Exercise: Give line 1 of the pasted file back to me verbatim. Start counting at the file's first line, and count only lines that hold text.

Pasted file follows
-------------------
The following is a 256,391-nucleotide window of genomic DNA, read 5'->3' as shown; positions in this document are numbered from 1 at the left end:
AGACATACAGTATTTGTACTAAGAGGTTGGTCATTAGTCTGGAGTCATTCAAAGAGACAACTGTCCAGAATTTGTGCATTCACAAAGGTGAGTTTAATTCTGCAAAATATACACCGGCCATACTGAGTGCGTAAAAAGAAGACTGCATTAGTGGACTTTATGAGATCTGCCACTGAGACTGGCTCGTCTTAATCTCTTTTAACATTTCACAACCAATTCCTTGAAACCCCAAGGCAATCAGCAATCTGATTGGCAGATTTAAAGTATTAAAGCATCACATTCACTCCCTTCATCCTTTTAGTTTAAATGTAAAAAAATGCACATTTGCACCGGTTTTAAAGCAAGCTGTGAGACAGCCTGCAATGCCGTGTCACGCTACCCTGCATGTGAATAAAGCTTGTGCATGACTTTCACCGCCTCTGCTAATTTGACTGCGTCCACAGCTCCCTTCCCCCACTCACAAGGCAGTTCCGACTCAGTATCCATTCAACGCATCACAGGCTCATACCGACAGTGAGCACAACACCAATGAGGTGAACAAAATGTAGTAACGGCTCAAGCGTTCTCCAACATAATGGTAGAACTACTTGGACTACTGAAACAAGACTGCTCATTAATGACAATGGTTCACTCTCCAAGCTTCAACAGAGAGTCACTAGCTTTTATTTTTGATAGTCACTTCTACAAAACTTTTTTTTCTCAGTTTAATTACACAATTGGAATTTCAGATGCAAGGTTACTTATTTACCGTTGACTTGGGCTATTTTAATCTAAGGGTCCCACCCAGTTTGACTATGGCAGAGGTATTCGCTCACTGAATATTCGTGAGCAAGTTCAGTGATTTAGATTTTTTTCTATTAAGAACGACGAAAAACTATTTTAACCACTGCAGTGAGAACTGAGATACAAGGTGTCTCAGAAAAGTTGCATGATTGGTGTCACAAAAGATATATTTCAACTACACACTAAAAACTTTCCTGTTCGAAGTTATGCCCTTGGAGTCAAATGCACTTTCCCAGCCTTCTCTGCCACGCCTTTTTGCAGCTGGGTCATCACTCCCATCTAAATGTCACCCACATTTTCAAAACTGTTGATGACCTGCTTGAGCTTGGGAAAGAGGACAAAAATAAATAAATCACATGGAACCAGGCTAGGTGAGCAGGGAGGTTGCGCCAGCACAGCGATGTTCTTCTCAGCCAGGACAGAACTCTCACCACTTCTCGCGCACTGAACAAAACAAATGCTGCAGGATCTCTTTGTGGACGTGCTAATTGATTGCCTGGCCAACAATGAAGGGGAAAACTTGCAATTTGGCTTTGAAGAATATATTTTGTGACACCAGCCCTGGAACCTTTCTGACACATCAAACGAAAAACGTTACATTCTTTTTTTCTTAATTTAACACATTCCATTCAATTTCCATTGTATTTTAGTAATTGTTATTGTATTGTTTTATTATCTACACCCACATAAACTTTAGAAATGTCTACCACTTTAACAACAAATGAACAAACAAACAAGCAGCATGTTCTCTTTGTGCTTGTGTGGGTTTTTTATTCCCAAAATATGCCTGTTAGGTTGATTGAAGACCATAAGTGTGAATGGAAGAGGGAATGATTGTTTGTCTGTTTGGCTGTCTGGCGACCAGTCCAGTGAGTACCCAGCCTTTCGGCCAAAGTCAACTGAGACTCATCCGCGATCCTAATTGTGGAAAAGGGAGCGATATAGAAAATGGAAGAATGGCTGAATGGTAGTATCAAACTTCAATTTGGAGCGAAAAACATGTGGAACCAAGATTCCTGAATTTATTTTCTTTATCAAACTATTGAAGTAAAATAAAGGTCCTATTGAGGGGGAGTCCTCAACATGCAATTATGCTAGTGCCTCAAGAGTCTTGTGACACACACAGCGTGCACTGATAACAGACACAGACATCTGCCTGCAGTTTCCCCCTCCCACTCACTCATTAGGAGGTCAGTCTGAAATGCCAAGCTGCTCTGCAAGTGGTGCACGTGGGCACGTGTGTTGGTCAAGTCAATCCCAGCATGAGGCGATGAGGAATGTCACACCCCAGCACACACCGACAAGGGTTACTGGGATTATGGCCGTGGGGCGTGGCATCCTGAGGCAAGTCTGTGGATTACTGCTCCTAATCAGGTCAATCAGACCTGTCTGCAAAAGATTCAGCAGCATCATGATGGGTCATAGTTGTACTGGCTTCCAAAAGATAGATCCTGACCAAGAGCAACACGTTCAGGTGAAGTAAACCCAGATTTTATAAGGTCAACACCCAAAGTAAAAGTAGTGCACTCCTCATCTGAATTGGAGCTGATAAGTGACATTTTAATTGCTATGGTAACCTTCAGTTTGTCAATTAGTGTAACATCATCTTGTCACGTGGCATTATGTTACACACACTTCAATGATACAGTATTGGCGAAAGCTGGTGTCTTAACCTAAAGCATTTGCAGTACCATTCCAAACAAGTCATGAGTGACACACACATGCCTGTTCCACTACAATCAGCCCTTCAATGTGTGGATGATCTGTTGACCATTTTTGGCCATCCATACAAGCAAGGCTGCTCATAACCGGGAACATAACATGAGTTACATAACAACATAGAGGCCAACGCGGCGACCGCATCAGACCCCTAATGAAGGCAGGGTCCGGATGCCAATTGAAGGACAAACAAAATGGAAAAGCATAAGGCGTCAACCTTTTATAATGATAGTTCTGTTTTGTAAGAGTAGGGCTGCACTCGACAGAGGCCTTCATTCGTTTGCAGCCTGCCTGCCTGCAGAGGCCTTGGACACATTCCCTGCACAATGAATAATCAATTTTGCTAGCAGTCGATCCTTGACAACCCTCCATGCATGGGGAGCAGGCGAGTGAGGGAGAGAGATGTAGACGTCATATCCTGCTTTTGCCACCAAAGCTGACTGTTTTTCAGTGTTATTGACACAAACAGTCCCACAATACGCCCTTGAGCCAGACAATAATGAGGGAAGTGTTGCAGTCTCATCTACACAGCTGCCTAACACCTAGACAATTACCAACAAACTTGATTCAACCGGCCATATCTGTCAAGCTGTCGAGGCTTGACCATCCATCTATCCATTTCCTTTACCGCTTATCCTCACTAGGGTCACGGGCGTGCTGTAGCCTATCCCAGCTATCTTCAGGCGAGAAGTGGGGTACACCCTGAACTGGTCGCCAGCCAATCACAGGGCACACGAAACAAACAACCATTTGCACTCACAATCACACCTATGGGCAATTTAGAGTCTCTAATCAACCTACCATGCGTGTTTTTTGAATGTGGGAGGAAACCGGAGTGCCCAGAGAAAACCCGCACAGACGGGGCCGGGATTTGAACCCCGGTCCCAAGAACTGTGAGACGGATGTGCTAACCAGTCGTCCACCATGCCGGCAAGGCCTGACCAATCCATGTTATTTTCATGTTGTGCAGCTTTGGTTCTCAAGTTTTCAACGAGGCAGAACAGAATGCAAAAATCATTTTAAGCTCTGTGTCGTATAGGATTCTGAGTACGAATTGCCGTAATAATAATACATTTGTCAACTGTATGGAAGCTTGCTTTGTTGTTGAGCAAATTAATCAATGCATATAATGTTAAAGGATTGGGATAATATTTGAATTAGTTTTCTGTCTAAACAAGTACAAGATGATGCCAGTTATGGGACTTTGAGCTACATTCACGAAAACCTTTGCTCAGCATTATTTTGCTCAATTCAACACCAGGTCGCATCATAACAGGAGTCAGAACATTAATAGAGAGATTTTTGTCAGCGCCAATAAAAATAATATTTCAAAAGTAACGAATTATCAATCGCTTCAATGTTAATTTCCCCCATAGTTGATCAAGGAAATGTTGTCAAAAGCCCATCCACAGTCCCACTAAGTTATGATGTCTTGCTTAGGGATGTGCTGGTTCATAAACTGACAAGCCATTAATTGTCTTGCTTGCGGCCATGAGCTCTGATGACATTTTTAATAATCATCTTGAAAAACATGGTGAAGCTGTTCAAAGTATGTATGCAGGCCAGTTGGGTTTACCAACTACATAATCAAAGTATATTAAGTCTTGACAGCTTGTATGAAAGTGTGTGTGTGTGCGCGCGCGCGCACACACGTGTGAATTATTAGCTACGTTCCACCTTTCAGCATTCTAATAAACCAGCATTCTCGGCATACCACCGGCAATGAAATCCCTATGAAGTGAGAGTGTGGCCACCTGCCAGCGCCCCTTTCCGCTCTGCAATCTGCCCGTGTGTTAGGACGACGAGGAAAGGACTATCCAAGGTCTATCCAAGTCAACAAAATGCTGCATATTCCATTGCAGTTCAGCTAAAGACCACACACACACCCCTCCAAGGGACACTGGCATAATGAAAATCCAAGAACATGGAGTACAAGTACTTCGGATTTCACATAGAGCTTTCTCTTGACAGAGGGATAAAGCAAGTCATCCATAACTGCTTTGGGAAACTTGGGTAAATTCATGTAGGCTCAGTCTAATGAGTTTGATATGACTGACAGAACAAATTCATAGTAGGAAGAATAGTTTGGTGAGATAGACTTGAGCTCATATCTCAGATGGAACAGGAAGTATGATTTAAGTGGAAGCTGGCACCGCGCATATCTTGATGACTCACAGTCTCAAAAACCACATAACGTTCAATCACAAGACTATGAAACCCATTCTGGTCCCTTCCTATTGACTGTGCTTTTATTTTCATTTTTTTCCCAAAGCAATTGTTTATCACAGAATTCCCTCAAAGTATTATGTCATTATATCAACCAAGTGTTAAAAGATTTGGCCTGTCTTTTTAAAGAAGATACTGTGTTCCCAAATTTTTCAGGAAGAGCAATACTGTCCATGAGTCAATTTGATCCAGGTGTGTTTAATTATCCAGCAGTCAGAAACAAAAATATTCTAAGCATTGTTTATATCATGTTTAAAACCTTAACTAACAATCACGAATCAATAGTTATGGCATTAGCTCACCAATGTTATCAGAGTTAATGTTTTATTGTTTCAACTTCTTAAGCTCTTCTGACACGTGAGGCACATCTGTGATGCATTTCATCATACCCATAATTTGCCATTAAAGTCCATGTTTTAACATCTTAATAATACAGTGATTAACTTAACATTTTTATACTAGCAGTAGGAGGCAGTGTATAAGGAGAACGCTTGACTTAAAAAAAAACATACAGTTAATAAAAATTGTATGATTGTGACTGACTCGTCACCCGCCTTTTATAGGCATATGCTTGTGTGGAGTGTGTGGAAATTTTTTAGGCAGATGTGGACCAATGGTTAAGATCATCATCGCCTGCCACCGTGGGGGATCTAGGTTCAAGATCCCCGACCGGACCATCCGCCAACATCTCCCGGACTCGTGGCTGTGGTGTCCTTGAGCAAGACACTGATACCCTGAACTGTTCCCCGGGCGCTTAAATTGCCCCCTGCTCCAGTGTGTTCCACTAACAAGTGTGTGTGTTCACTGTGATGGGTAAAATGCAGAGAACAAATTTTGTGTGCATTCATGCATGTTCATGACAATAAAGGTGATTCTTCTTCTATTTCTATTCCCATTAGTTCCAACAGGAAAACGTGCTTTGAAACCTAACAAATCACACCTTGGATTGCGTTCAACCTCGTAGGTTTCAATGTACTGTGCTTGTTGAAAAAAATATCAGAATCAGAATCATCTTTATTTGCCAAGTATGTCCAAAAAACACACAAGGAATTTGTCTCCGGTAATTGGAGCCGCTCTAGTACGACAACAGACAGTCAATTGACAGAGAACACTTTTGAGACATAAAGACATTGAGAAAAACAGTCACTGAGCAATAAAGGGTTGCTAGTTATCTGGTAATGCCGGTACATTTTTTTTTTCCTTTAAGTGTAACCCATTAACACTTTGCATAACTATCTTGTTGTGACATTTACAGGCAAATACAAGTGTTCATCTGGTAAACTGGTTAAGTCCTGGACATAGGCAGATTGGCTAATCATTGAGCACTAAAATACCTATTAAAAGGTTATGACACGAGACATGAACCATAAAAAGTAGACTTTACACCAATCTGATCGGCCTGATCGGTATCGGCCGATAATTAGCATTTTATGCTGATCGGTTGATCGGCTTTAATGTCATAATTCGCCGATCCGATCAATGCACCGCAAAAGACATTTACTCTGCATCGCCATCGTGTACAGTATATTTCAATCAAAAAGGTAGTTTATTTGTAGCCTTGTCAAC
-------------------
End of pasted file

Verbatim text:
The following is a 256,391-nucleotide window of genomic DNA, read 5'->3' as shown; positions in this document are numbered from 1 at the left end: